Uber & Lyft Delay Plans to Leave Minneapolis

by SharonKurheg

Uber and Lyft had had this oddball “cat and mouse” game with cities and countries for years. They only want their drivers to be seen in a particular way, paid a particular way, the companies only want to be taxed a certain way, etc. And if they refuse to follow the rules of a certain location, they either leave, refuse to offer drivers there, or sue.

Over the years, this has happened in, along other countries, Australia, Bangladesh, Brussels, Brazil, Bulgaria, China, Denmark, Hungary, Indonesia, Morocco, the Netherlands, South Korea, Turkey and Thailand, among others. In the U.S., there have been issues in California (San Francisco),  Oregon (Portland), Texas (Austin) and Virginia, among others. And in MANY places, there have been issues arising between ride sharing and taxi companies.

Minneapolis has been the latest place to have issues with Uber and Lyft.

a group of toy cars with signsRecent city and state analyses had shown that the two rideshare companies were compensating drivers less than Minneapolis’ minimum wage, so the City Council voted on an ordinance to force the companies to pay their drivers a higher rate when they were within city limits. Uber and Lyft said the city’s minimum rate of $1.40 per mile and $0.51 per minute (or $5 per ride, whichever was greater), excluding tips, for the time spent transporting passengers in Minneapolis were too high, so they threatened to abandon the market, saying it will be too costly to operate there.

The rate would ensure that drivers were paid the equivalent of the city’s minimum wage of $15.57 per hour. That was too much for the ride sharing giants. Awwww.

However in a news conference earlier this week, representatives from Minneapolis-St. Paul International Airport and the hospitality industry said the move to require the new pay scale by May 1st would be near-impossible at such a late date. They needed more time for competing rideshare startups that were willing to pay drivers a fair amount to get a chance to get licensed and recruit drivers.

With that, The Minneapolis City Council voted unanimously to implement the ordinance on July 1 instead of May 1. And with THAT, Uber and Lyft said they’d delay their plans to leave the market until then, as well.

This gives other companies more time to get started and established while Lyft and Uber were still in the area. It also gives Minnesota lawmakers more time to consider passing statewide rules on pay rates for ride-hailing drivers.

So at least through July 1, Uber and Lyft will remain in Minneapolis.

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This post first appeared on Your Mileage May Vary


Christian April 12, 2024 - 3:12 pm

When intensely profitable companies like Uber have to actually share with their workers so the workers can attain minimum wage it makes me sad.

FrequentWanderer April 12, 2024 - 4:43 pm

It also gives Uber some more time to lobby the Minnesota state legislature to pass a law superseding local mandates and ensuring Uber can do whatever they want.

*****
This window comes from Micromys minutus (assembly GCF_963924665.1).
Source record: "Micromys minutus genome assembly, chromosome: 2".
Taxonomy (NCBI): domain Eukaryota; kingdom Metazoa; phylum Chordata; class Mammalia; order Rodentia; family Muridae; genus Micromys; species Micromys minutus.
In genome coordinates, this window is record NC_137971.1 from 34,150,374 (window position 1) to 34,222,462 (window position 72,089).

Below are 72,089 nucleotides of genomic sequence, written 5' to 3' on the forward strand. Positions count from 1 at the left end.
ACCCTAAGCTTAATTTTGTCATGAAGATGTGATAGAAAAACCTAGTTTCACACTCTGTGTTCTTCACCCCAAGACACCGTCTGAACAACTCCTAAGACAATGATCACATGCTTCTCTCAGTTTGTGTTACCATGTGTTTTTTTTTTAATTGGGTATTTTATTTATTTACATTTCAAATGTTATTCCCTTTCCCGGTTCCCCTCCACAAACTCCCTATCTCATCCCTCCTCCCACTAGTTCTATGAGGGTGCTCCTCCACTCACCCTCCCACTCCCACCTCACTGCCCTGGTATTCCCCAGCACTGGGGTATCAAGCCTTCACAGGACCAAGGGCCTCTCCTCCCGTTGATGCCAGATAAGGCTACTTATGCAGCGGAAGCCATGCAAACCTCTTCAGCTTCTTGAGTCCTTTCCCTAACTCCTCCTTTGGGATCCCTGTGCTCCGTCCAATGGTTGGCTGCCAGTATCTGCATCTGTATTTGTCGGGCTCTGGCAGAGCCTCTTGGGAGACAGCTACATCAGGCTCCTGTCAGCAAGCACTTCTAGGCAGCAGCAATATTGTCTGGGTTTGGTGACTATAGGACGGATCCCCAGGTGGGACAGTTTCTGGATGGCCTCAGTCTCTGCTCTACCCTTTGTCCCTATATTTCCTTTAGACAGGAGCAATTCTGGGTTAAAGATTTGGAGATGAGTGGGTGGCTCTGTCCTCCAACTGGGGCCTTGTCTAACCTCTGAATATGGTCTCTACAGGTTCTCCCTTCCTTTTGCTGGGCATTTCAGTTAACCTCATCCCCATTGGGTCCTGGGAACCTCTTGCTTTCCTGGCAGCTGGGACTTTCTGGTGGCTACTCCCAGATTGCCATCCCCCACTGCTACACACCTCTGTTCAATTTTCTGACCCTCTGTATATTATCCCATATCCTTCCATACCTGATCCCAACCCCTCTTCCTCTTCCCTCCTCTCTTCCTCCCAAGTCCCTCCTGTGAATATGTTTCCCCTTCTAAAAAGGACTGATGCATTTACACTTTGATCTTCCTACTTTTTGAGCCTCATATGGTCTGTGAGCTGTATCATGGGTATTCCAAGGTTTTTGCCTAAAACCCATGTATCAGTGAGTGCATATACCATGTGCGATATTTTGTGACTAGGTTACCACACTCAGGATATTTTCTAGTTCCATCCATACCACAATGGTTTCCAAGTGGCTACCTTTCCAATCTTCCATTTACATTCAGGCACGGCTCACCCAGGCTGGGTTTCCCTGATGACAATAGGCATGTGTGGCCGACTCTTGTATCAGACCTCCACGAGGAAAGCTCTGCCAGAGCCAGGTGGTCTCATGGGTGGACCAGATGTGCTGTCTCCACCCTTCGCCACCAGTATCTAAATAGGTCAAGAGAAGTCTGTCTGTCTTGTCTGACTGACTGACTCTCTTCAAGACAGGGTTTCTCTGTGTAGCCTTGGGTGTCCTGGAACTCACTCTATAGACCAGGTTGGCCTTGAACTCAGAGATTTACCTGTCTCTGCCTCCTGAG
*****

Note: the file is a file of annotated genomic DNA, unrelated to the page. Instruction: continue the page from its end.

Bobby April 13, 2024 - 9:33 pm

If the yourmileagemayvary owner wants to overpay drivers in MN I’m all for it. Start your own company that loses money. Setting an arbitrary minimum pay is economic suicide. Go for it if you really think it’s what the world needs. Not so excited? Why not?

And yeah this comment will be deleted because you have no integrity. If you actually believed in this crazy idea you wouldn’t be so quick to censor me. But you have no integrity.

SharonKurheg April 13, 2024 - 11:36 pm

Actually, your comment wasn’t deleted; we just have to approve them before they go live. That doesn’t always happen immediately, as we don’t monitor our blog 24/7 – we eat dinner, go out to the movies, etc.

To be honest, your comment typically wouldn’t have been approved because it was unkind and disrespectful. But it also appears that you think we have any huge concern in what Uber, Lyft, Minneapolis or Minnesota do. If that’s the case, you would be mistaken. We don’t. We were just writing about it so people who might be interested would know.

Now, your other comment? The one where you called us names, and suggested we do not nice things to ourselves? No, that one won’t be approved, precisely because we have integrity.

Ellen April 15, 2024 - 10:04 am

Oh Karen…oops, sorry. Sharon. If paying people a wage that allows them to put a roof over their head and food on the table equates to ‘economic suicide’ in your world, then I’m eternally grateful that I don’t live in it.
There’s another article on here about a delightful person named Angela Peery-you should look her up and get in touch. Feels like you’d have a lot in common.

SharonKurheg April 15, 2024 - 10:12 am

Hi Ellen – I think you meant to write that to Bobby – he’s the only one who mentioned the term “economic suicide,” not me. As I said, I personally have no dogs in the Uber/Lyft/Minneapolis/Minnesota game; I just wrote about it for those who might want to hear the new. The only “side” I took was to briefly mock Uber & Lyft for not wanting to pay their drivers a fair wage.

Ellen April 15, 2024 - 6:35 pm

Oops-yes, you’re right! Sorry about that. What’s the Bobby equivalent of Karen….

SharonKurheg April 15, 2024 - 6:39 pm

LOL! I’ve heard Ken, Greg, Darren and a few other names.

Dave G April 14, 2024 - 1:11 am

Actually this seems like pretty “fair and balanced” reporting to me. All the facts are there for the reader to absorb and evaluate on their own. ‘Nuff said!


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